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Personally, I prefer numbering references and citing them in the text by something like

see A. Miller and P. Smith [13] for further details

or

see Miller–Smith [13] for further details

However, some publishers, and some coauthors, insist on using letters like

see [MS] for further details

which is short and maybe more intuitive than

see [13] for details

but quickly prone to becoming ambiguous.

The longer the article, the more likely it is that you need to cite different authors with the same initial, at which point the obvious rule of using just the first letter of the surname breaks down. At this point many authors just seem to add further letters from the surname quite randomly.

Is there a sensible set of rules for determining acronyms for publications?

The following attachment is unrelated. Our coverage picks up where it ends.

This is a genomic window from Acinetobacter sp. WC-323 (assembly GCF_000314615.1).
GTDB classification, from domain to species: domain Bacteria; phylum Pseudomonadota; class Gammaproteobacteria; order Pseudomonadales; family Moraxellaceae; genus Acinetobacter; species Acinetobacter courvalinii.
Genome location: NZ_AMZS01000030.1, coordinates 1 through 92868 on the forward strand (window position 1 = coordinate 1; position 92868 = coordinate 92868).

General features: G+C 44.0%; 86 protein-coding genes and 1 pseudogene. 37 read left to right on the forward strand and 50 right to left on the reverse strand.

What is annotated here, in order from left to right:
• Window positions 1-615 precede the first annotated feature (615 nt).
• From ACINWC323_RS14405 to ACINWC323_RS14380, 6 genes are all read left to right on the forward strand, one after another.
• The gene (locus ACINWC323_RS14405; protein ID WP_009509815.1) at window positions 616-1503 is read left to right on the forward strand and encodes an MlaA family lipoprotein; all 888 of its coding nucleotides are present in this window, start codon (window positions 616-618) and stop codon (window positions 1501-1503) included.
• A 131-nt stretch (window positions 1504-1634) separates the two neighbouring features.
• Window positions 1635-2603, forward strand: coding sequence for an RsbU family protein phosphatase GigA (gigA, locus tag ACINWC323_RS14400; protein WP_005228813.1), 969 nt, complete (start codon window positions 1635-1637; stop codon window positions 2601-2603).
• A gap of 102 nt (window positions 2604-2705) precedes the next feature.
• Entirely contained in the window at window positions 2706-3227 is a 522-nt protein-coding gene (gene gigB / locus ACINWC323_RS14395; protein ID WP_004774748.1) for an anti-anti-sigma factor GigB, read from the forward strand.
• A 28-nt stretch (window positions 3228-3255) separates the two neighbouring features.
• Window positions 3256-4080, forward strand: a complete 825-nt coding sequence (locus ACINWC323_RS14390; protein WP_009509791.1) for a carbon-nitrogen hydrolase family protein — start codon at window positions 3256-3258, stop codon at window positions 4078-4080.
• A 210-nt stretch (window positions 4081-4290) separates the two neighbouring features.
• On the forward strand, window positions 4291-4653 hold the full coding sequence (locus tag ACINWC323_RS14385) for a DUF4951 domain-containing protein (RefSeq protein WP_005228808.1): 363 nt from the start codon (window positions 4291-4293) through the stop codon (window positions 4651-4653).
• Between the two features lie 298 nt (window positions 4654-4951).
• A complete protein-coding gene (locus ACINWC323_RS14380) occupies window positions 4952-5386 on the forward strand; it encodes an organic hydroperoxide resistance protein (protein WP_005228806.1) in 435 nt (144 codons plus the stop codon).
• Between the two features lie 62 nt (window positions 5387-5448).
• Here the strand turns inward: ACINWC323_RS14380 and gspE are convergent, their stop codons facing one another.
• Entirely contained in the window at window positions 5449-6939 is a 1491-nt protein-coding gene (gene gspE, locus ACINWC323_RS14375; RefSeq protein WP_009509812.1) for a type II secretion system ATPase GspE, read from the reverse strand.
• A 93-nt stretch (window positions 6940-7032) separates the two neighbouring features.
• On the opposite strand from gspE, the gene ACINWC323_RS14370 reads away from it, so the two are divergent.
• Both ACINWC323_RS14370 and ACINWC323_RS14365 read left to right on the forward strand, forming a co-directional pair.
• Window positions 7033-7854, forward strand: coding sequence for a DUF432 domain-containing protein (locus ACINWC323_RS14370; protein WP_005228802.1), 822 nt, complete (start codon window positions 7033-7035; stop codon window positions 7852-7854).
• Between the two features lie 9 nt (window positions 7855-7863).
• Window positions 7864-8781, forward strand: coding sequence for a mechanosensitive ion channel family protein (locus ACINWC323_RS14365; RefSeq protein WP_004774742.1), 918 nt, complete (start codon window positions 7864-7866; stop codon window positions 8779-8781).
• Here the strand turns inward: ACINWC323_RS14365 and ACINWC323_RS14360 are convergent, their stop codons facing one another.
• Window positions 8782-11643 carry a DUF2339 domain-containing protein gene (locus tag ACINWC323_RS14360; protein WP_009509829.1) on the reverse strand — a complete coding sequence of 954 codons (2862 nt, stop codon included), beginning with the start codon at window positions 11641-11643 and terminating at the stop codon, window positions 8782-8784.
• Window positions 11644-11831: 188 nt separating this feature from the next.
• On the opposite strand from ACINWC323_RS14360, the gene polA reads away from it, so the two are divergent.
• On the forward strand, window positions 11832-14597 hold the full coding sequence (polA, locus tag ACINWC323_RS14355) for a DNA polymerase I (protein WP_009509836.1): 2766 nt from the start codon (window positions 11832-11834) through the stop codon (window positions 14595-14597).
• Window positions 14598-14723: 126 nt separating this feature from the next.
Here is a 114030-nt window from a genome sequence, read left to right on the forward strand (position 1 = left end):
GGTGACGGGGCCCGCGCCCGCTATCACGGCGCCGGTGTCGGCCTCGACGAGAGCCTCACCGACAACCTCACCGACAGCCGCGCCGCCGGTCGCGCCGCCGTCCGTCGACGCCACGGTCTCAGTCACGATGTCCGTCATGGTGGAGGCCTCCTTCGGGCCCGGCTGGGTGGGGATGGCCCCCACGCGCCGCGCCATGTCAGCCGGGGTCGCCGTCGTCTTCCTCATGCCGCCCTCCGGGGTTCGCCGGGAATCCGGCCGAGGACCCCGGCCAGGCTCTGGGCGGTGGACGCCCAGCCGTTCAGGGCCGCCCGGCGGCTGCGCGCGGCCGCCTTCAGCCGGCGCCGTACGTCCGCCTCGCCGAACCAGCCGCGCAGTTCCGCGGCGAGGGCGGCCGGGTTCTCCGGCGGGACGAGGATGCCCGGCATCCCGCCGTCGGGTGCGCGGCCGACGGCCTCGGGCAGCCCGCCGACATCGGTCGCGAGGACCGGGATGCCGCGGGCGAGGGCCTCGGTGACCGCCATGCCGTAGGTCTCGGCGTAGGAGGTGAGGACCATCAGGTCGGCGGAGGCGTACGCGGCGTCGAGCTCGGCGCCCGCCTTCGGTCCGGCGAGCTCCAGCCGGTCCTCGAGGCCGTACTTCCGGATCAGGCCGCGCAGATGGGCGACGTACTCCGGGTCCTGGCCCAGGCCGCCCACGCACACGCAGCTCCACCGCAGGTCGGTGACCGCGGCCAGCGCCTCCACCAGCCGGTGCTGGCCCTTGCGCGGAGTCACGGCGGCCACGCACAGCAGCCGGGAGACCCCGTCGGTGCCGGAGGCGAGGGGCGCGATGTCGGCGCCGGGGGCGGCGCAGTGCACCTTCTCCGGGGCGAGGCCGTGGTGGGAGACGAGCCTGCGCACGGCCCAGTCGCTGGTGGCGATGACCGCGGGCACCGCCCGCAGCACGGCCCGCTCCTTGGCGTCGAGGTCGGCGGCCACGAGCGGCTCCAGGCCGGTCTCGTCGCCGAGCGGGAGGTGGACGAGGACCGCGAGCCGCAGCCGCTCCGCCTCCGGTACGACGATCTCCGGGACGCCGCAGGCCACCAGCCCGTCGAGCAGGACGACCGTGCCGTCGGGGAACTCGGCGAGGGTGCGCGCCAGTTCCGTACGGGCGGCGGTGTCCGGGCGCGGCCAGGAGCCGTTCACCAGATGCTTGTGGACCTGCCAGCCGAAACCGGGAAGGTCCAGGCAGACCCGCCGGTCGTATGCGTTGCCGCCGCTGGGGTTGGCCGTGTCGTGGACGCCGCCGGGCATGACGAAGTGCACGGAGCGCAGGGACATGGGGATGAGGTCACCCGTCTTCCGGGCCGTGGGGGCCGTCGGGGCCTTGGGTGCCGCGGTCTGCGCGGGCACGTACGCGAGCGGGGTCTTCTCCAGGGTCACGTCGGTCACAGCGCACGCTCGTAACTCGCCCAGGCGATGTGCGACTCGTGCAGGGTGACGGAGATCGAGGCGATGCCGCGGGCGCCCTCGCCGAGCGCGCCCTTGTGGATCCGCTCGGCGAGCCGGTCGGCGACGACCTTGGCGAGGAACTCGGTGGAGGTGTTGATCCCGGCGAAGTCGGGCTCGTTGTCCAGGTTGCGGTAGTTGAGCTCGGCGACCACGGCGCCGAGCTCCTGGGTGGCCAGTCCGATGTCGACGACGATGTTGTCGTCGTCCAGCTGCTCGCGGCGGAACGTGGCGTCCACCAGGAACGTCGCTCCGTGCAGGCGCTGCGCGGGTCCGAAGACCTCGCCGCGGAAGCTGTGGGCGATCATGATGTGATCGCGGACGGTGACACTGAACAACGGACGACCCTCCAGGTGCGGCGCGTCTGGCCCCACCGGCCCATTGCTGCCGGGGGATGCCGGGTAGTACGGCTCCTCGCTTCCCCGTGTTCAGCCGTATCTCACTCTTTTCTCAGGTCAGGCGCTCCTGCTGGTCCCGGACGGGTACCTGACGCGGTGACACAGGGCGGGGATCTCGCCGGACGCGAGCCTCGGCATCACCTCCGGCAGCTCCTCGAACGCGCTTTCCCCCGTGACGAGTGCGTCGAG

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  • 1
    I myself would push for non-abbreviation of author names, whenever possible, but I do realize that there is editorial pressure (though I think it is dubious...), as well as problems with multi-author papers. I like explanatory reference notation!!! May 6 at 21:59
  • 1
    I would not use Miller-Smith to avoid confusion wrt possible double names.
    – sleepy
    May 6 at 22:37
  • 1
    As you said, it depends on the publisher. So follow the rules of a publisher. May 6 at 23:10
  • Why would it be ambiguous if you use a hyperlink to go to the citation? Some journals have requirements for how citations and references are formatted also. But as general practice, I would recommend you do whatever is common practice in the area of literature you're publishing.
    – WnGatRC456
    May 6 at 23:19
  • The publisher does not have any rules for forming the acronyms, just that one should use some form of acronyms. There seems to be no common practice for deciding how to form these acronyms beyond using the initials of the last names, a rule which is quickly insufficient. That's exactly why I'm asking here.
    – Earthliŋ
    May 7 at 6:15

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